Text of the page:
Sometime in the past few years, you may have read an article about a cluster of ramshackle, guitar-strumming, indie-pop bands in Brooklyn. Or in San Francisco, or London they are everywhere. Jangly sixties pop goes down into a dirty basement, and gets swamped in reverb, melancholy, and wooly DIY recording: This has always been a cozy nook for indie bands, with so many subtle variations on the style that you can currently pick your favorites the way you’d pick paint colors. Eggshell jangle or off-white jangle?
Most of these bands have brief shelf lives: People listen to their first LPs and pretty much get the point. They do not expect to follow these bands on decade-long paths to their masterpiece seventh albums. This isn’t sad or superficial; it’s just the way things go among scrappy DIY bands and people who listen to a lot of records every month. But it makes it pretty fascinating to watch how these acts go about making second albums, or third ones, and launching them off toward listeners who might consider the whole thing the sound of two summers ago — or may have moved on from the seafoam jangle to the frosty-mint variety, just for a change of pace.
This month, three such bands from Brooklyn — the fresh faces of 2008 — have new albums. And each of them strikes me as a funny example of how to be profitably stubborn about the question of shelf life.
The Pains of Being Pure at Heart, for instance, always stood apart from their Brooklyn peers, mostly because they weren’t particularly cool. That’s not an insult: The whole appeal of the band was its commitment to heart-on-sleeve adolescent romance and joyously wimpy old twee records. (You don’t call your band “the Pains of Being Pure at Heart” if you’re trying to seem surly or guarded.) They waved that flag with such total, guileless candor that you had to respect it. And on their second album, Belong, they’ve doubled down: Suddenly there’s a streak of shiny nineties alt-rock winding through their songs — all produced by the same guy who used to produce Smashing Pumpkins’ albums. At the moment, glossy nineties alt-rock ambition is every bit as vexed and potentially embarrassing as doe-eyed innocence — but it serves, for this band, as another great way of summoning up the sparkly teenage dreams they’re interested in. It is a weird, small way of going for broke.
Crystal Stilts are shadier — they play spindly music while a diffident, low-voiced singer moans through large amounts of reverb. It’s pop, but it tends to sound swampy, psychedelic, and sinister. The band’s muzzy sound is so specific, in fact, that it’s unlikely many people will even notice how much better and more interesting they’ve gotten on their second album, In Love With Oblivion. But the songs here range from dark, druggy crawls to bright bursts of melody, and they’re a lot more coherent than in the past — it’s as if the band’s becoming a high-quality boutique product for anyone dedicated enough to follow along.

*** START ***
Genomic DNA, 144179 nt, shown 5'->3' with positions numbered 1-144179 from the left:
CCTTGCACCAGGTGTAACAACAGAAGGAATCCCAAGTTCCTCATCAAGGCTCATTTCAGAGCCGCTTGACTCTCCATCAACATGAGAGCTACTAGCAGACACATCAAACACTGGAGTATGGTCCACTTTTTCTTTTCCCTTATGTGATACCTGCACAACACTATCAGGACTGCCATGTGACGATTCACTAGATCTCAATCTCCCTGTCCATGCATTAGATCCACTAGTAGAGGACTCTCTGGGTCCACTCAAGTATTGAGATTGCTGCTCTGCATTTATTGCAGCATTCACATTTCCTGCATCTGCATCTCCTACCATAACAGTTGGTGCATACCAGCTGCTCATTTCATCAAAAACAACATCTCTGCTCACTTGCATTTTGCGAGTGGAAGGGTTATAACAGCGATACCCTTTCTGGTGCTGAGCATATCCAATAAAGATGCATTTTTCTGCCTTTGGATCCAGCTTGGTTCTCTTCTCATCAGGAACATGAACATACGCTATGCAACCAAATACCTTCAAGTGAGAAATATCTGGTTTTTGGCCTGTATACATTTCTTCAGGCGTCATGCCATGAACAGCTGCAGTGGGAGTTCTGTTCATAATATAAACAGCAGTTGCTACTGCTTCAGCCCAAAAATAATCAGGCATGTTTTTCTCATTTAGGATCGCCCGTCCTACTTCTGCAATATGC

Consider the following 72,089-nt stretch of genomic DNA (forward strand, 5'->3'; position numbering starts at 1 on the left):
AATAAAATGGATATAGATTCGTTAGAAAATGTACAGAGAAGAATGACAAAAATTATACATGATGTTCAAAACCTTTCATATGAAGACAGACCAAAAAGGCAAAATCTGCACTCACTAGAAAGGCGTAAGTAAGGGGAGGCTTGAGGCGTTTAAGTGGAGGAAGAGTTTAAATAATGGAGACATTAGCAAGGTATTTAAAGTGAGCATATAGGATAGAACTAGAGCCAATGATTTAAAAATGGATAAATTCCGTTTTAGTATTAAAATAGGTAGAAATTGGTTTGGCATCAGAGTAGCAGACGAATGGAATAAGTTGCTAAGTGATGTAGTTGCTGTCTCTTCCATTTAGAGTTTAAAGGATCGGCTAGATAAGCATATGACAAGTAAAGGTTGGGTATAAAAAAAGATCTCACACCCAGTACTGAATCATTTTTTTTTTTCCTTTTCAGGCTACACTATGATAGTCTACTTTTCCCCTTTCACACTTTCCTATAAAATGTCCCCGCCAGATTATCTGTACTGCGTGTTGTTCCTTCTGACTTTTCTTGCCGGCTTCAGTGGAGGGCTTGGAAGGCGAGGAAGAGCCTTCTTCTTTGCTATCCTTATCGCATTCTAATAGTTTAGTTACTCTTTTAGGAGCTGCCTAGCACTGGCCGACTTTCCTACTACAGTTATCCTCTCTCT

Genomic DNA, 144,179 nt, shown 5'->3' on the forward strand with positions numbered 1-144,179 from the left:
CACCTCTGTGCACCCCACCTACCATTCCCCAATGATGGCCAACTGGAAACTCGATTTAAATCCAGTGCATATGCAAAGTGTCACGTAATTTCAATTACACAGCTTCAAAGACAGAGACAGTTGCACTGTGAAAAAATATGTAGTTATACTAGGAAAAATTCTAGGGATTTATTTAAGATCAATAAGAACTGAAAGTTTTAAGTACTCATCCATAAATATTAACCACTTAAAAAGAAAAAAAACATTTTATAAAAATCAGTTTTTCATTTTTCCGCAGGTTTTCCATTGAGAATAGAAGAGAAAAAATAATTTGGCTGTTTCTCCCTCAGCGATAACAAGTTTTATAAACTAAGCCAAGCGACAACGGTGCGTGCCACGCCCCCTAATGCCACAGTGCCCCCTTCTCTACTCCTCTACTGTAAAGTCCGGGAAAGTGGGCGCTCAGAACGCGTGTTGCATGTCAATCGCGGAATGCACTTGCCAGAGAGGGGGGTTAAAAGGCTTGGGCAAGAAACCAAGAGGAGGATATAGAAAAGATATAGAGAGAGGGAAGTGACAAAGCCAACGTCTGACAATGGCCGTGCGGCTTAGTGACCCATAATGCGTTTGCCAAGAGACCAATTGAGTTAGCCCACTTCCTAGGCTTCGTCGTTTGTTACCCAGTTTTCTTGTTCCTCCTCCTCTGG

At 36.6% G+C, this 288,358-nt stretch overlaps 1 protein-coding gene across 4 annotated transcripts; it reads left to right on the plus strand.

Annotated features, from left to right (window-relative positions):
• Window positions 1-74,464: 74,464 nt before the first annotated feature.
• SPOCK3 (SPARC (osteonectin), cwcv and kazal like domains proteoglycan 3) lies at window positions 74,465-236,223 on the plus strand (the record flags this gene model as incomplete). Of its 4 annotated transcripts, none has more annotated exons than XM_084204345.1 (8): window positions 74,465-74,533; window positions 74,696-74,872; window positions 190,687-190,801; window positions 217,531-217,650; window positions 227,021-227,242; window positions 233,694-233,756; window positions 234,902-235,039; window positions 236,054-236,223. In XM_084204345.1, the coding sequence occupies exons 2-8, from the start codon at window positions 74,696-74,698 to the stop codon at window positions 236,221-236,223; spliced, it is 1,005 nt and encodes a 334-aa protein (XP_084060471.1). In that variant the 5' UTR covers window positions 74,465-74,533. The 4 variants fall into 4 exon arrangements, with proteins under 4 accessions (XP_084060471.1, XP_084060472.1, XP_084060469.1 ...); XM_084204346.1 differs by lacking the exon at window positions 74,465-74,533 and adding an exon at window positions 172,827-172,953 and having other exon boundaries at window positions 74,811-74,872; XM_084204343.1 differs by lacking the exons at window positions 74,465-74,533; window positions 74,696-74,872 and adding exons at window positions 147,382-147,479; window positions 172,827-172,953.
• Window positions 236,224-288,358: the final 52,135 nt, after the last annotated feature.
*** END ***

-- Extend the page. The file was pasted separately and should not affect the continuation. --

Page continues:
The development that really grabs me, though, comes from Vivian Girls — the least-confident-sounding of the bunch, and the one act that gets enough attention paid to them to provoke backlash. (They are, after all, young women who seem to be enjoying themselves, so the attention tends to involve photographs, followed by hints of the usual, terrible reaction to the idea of young women enjoying anything.) Their sound — flat girl-group harmonizing over fast and rickety music — was quickly surrounded by similar groups, usually with more polish and poise. (See: Dum Dum Girls, Best Coast.) The rampaging, desperate-sounding songs on their second album, Everything Goes Wrong, seemed to slip under the radar. Hipster Runoff enjoys making jokes about them.
This is a shame, because Vivian Girls remains a delightfully strange band. Almost creepily strange. On their third record, Share the Joy, it seems as if they’re trying to be more sophisticated, which does not exactly play to their strengths. Singer Cassie Ramone is clumsy and halting when she plays lead guitar, and yet the first track here features an extended guitar solo. This band does not seem to care about “bad ideas”; they are gloriously and deliriously immune to the whole concept. One track on this album, “Take It As It Comes,” actually tries on that old girl-group staple where a song begins with the members having a spoken conversation about matters of the heart (“What if he winds up with another girl?”) — it’s such a damn-the-torpedoes approach to potential mockery that I can’t help being on its side. And somewhere within all the shambling, vulnerable performances, Ramone really does remain great at writing cloudy, sophisticated, desperate melodies, in ways the band’s more confident peers rarely manage. I don’t know if that’s a matter of “stubbornness” or not, but it’s far more lovable and compelling than this record would be if Vivian Girls sounded like they always knew exactly what they were doing.